August is National Immunization Awareness Month!
This month, we reflect on the work of Drs. George and Gladys Dick and their contributions to science and medicine.
In 1923, George and Gladys Dick identified the bacterium that causes scarlet fever. They then developed a skin test in 1924 to determine a person’s susceptibility to the disease, followed by the development of an antitoxin for treatment and a non-toxic vaccine for immunization.
CAPTION: George and Gladys Dick in Science News Letter, "Scarlet Fever Conquerors," October 22, 1927. 
Before their groundbreaking work, scarlet fever, named for the bright red skin rashes it could cause, was considered a serious childhood illness and was a leading cause of death among children around the world. Survivors of scarlet fever could continue to suffer from complications such as kidney damage, hepatitis, vasculitis, and septicemia.
The Dicks, who were married in 1914, served on staff at two of Rush’s historic hospitals: Presbyterian Hospital* (the teaching hospital of Rush Medical College on Rush’s current West Side campus) and St. Luke’s Hospital* (1400 block of S. Michigan and S. Indiana Avenues.)
George Frederick Dick, MD, (1881-1967) earned his medical degree from Rush Medical College, class of 1905, and later, served on the pathology faculty, 1918-1933, and head of the department of medicine at the University of Chicago, 1933-1945. (Rush Medical College was affiliated with the University of Chicago, 1898-1941.)
CAPTION: George F. Dick in the Rush Medical College class composite photograph, 1905. 
Gladys Rowena Henry Dick, MD, (1881-1963) earned her medical degree from Johns Hopkins University School of Medicine, 1907. Although women had been part of the medical school since its first graduating class in 1893, Johns Hopkins University did not accept women in other graduate schools until 1907. However, at the same time, the University stated emphatically that the school still would not accept women as undergraduate students. 
Upon graduation, she continued her training at the University of Berlin. In 1911, she moved to Chicago and contracted scarlet fever while working at Children’s Memorial Hospital. Among other appointments, she served as a bacteriologist for the United States Public Health Service and on staff of Rush’s other historic hospital, St. Luke’s Hospital.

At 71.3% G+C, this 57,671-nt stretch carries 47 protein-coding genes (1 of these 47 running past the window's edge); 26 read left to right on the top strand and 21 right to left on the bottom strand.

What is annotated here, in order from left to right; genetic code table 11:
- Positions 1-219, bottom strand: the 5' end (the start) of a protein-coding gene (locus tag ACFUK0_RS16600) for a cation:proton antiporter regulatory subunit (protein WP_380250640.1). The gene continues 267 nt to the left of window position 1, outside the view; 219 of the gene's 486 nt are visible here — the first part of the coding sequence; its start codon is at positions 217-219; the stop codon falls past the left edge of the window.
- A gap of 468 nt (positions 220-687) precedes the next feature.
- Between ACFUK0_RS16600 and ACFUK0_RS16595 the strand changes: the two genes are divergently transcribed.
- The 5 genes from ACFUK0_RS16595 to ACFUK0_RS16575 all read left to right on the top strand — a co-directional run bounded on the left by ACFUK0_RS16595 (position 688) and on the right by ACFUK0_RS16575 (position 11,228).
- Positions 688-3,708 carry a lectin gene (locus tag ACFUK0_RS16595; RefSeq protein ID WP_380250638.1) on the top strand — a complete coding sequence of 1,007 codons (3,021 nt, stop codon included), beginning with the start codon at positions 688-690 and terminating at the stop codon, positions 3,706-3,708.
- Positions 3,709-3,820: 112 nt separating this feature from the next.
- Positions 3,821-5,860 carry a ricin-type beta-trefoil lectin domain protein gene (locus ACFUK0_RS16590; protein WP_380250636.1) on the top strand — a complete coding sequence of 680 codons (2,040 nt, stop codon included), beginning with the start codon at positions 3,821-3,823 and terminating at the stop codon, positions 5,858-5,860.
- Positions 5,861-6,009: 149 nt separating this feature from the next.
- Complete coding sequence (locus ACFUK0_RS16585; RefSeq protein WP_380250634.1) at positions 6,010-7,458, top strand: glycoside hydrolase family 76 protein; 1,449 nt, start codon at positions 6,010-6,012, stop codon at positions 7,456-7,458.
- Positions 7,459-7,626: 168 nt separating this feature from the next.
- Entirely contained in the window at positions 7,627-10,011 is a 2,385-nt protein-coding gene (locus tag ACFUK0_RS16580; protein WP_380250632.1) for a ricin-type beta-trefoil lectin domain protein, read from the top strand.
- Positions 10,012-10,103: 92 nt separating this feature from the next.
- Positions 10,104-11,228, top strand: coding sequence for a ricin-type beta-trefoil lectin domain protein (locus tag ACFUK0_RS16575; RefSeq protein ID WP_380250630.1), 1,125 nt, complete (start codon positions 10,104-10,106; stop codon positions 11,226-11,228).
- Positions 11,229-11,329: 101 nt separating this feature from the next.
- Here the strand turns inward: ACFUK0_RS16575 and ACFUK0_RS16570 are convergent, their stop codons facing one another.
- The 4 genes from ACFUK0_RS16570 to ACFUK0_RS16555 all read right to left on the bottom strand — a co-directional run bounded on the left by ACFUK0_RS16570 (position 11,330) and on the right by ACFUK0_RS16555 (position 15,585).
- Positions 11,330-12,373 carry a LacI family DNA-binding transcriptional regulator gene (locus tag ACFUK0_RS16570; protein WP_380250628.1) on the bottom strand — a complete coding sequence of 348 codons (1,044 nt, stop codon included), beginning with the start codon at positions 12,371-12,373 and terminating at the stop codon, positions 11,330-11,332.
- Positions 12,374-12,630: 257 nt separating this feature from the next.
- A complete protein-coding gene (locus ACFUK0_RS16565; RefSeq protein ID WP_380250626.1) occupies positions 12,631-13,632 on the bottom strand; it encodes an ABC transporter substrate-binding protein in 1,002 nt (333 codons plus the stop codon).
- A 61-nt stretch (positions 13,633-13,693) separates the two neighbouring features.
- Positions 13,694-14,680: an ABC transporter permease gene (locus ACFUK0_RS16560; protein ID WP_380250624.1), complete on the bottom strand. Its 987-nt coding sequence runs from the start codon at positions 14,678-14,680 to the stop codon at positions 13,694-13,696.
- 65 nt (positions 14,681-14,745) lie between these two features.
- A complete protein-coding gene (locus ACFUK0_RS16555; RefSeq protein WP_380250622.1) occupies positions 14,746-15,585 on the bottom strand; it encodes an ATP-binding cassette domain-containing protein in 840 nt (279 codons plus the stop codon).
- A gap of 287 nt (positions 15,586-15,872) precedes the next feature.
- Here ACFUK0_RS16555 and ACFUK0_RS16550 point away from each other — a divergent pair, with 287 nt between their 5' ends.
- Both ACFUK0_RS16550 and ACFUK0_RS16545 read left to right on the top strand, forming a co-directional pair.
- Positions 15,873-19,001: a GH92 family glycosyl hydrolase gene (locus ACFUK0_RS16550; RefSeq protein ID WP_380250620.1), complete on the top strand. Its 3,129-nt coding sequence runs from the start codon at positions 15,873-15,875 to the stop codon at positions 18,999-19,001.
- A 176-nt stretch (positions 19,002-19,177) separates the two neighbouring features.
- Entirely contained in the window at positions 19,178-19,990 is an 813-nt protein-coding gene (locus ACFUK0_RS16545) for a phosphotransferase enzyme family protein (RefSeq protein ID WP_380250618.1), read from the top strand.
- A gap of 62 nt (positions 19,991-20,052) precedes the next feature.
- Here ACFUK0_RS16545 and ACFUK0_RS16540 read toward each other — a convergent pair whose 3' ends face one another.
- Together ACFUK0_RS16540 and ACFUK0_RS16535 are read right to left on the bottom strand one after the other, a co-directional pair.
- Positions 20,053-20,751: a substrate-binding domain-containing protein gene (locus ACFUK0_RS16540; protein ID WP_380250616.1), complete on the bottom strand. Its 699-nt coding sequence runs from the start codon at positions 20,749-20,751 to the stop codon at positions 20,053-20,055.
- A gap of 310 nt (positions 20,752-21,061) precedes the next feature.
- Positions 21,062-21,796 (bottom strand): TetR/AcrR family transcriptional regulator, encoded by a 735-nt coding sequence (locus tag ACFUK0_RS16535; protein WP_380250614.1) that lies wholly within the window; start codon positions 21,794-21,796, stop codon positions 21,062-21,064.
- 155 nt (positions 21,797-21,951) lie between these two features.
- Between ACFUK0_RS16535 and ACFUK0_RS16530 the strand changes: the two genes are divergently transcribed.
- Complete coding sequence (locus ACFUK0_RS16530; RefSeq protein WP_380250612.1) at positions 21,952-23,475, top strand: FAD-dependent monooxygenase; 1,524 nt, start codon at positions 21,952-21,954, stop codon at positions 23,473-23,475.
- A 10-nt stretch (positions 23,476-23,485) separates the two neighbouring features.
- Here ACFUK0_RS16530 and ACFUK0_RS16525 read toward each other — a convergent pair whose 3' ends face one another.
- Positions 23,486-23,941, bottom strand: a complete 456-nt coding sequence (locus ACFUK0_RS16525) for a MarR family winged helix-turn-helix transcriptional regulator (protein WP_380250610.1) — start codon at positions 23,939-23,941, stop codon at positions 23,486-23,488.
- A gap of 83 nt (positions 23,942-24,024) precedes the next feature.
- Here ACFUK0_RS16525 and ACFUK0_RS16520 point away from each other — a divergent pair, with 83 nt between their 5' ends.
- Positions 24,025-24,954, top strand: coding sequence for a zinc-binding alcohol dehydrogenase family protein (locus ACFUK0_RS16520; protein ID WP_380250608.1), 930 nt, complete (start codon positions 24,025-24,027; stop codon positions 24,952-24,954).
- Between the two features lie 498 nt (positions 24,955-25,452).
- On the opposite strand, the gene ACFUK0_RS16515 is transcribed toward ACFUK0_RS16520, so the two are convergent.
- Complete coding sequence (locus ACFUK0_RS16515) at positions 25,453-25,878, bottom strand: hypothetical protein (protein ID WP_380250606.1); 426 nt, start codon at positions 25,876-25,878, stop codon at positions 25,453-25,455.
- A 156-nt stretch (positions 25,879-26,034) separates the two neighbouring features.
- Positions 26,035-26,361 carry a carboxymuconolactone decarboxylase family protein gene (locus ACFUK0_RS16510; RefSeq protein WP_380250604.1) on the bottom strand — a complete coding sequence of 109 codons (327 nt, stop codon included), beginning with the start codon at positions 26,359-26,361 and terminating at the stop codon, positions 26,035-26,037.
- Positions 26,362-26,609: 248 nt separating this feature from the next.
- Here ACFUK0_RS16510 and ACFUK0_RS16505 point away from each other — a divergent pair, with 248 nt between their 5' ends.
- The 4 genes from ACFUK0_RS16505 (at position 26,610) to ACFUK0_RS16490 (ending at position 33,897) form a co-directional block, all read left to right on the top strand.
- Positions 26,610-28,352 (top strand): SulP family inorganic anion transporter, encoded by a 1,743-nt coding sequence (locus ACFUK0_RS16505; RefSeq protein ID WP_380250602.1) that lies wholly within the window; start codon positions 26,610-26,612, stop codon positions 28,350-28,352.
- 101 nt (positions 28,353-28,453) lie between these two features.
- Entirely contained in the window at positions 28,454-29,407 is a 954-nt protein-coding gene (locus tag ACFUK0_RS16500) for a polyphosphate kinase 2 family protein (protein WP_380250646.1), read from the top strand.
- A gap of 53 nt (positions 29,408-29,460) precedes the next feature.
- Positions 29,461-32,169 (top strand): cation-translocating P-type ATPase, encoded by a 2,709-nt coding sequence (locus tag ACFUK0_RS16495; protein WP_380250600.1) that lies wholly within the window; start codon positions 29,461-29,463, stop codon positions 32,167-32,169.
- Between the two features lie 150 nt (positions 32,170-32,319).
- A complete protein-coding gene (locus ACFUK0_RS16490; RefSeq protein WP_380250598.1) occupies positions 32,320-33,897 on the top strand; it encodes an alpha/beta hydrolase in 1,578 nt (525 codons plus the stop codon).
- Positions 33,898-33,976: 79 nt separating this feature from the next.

In 1925, Gladys Dick, MD, was invited by the Woman’s Auxiliary Board of Presbyterian Hospital to speak at one of their spring meetings. At the time of her presentation, the husband-and-wife team worked at the John McCormick Institute for Infectious Diseases, which was an affiliated institution of Rush Medical College of the University of Chicago. 
CAPTION: You can find her presentation on “Scarlet Fever” from that event in The Presbyterian Hospital Bulletin, June 1925. 
That same year, the Dicks were nominated for the Nobel Prize in medicine by Chicago surgeon Franklin Martin, MD,* chairman of the board of directors of the Gorgas Memorial Institute of Tropical and Preventive Medicine, in recognition of their work in the prevention and cure of scarlet fever. Unfortunately, there was no Nobel Prize awarded for medicine that year.
CAPTION: The Dicks nominated for the Nobel Prize in Medicine, Chicago Tribune, February 10, 1925. 
Of course, there's always more to the story. In 1930, George and Gladys Dick sued Lederle Antitoxin Laboratories for patent infringement. The details of Dick V. Lederle Antitoxin Laboratories, including the judge's comments, can be found here [link]  "Suit by George F. Dick and Gladys Henry Dick against the Lederle Antitoxin Laboratories, a corporation, involving patent issued to plaintiffs, No. 1,547,369, on scarlet fever toxin and antitoxin and processes for producing same."
CAPTION: In 2008, we scanned and recreated this Scarlet Fever Streptococcus Antitoxin box from the Rush Archives for an exhibit display. As you'll see, it is identified by the same patent number as above.
The discovery of the antibiotic penicillin in the 1940s, and its ability to combat scarlet fever, superseded the need for the scarlet fever vaccine the Dicks had devised. The Dicks turned their attentions to the study of polio.
Want to learn more about the history of Rush or the Rush Archives collections? Explore the Rush Archives website, or contact the archivist, Nathalie Wheaton, MSLS. Follow us on Twitter! @RushArchives
*Presbyterian and St. Luke's Hospital merged in 1956. Presbyterian-St. Luke’s Hospital merged with the newly reorganized Rush Medical College in 1969, to become Rush-Presbyterian-St. Luke’s Medical Center (RPSLMC). RPSLMC was renamed Rush University Medical Center in 2003, to better reflect its status as a leading academic research center.
Unless otherwise noted, all documents and photographs belong to the records collections of Rush University Medical Center Archives, Chicago, Ill. Contact the archivist for permissions and full citations.
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